When Dr. Charles Orvis asked that milk cows be given the tuberculosis test, on the rounds that milk from a diseased animal was a hazard to the public welfare, health officials, some veterinaries and many medical doctors derided him, but he persisted In his efforts and was vindicated
Snow Ranch scene where Herefords were studied and developed under planned
program and clinical eye of Dr. Orvis.
At the sound of approaching hoofs the group hipped around
in worn stock saddles to survey the three Americans. Chihuahua, of black
beard and piercing eyes, started spouting in Spanish as they reined up. The
speaker's gesturing was at the bull in the pen., The four young vaqueros lounged
in saddles, smoking and listening to their boss. Each rider's shooter horned out
a hip-sided holster.
Captain Pitts argued back in Spanish. Dr. Orvis eyed the
suffering Durham bull in the pen with clinical interest. The bull's nose
was bloody. Its mouth was taking on a purplish hue. Its closed eyes were oozing.
Lying down, its swellings were apparent. It was feverish and perhaps beyond
help. According to the symptoms, it was afflicted with Anthrax, a highly
contagious disease. Anthrax on a remount range could prove, disastrous.
"Shoot it, Henry," Captain Pitts ordered.
When the wrangler started to pull the Spencer carbine from a
saddle boot the bearded Mexican realized what was to happen. He snapped out a
command, and his riders responded by drawing their pistols. Now there was an anticipatory
glint in their eyes and their cigarrillos hung at a slant from lower lips. "You
shoot bull, amigo," Chibaubau warned in English, "and I shoot you." His
mirthless grin displayed white teeth in a framework of beard.
Orvis had his hands cupped on the saddle horn. A pistol was pointed at his
midriff and the finger on its trigger seemed taut for action.
Charles Bruce Orvis was one of John and Julia Orvis' six sons. Charles was born
February 13th, 1858, on a farm at Oakfield, Wisconsin. As a boy he lived part
time with a grandmother and attended school in Fond du Lac. On week ends
and during summer vacations Charles returned to the family to help with the farm
and crop work.
Charles became interested in livestock at an early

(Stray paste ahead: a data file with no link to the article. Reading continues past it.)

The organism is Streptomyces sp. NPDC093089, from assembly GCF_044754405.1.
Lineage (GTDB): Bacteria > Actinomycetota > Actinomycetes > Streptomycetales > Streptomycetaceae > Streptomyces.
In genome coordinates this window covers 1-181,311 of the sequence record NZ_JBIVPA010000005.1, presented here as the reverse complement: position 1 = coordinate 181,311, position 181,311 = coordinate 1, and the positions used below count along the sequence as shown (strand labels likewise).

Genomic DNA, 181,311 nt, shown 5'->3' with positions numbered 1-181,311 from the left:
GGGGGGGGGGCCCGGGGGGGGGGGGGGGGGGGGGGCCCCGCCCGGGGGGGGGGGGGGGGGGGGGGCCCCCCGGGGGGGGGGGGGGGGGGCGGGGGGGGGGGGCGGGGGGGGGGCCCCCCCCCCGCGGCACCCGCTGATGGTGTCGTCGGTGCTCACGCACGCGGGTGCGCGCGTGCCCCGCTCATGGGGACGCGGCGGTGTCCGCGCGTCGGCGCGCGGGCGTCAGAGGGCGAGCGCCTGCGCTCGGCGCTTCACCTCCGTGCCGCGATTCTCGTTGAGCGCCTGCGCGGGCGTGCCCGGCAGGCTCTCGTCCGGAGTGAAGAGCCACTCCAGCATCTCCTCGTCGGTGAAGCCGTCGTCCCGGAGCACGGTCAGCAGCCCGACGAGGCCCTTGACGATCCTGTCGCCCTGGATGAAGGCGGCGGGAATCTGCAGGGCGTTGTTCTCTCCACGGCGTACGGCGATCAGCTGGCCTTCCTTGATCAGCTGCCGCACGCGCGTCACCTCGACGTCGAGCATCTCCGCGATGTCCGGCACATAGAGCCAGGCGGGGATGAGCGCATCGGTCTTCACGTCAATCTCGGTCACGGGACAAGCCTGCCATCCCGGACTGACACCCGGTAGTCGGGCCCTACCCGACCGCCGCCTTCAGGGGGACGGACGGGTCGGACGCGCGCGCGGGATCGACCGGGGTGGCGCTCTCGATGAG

age. While other children played and romped at games he acted as veterinary to
pets, to trapped wildlife, and to corral animals. By the time he finished high
school Charles Orvis knew he wanted to be something other than a dirt farmer or
milk producer. He aspired to the professional field where he could use his
innate abilities for the maximum good.
His gateway to a career
was the Chicago Veterinary College. Its terms ran six months a year for three
years and it cost $700, payable in advance. Even with excellent qualifications
the cost of this kind of education was a challenging obstacle to a student back
in the Eighties. Orvis worked, studied, skimped and saved.
his father was convinced his son's longing for a college education was no
passing fancy, he loaned Charles a wagon and a four-horse team to seek jobs that
would pay bigger rewards.
Charles did hauling and road grading
before he learned of opportunities in Dakota Territory. He loaded his wagon with
a camp outfit and bags of horse feed and drove across Minnesota into northern
Dakota. He plowed sod for settlers, did freighting, and helped with harvests.
Come fall he would return to Wisconsin to bank his earnings. Finally the needed
amount was raised and C.B. Orvis enrolled for the three year course at the
Chicago Veterinary College.
In his mid-twenties he was older than
most students. He applied himself to study and research with such vigor that
upon ending his first term he was hired to do veterinary work in Chicago.
After three years Orvis graduated second in With a diploma, and a $300 loan from his father, C.B. Orvis bought that cut-rate excursion ticket at $2.50 and headed West to launch his career. A career that looked very doubtful that day he faced the Mexicans at the water hole.
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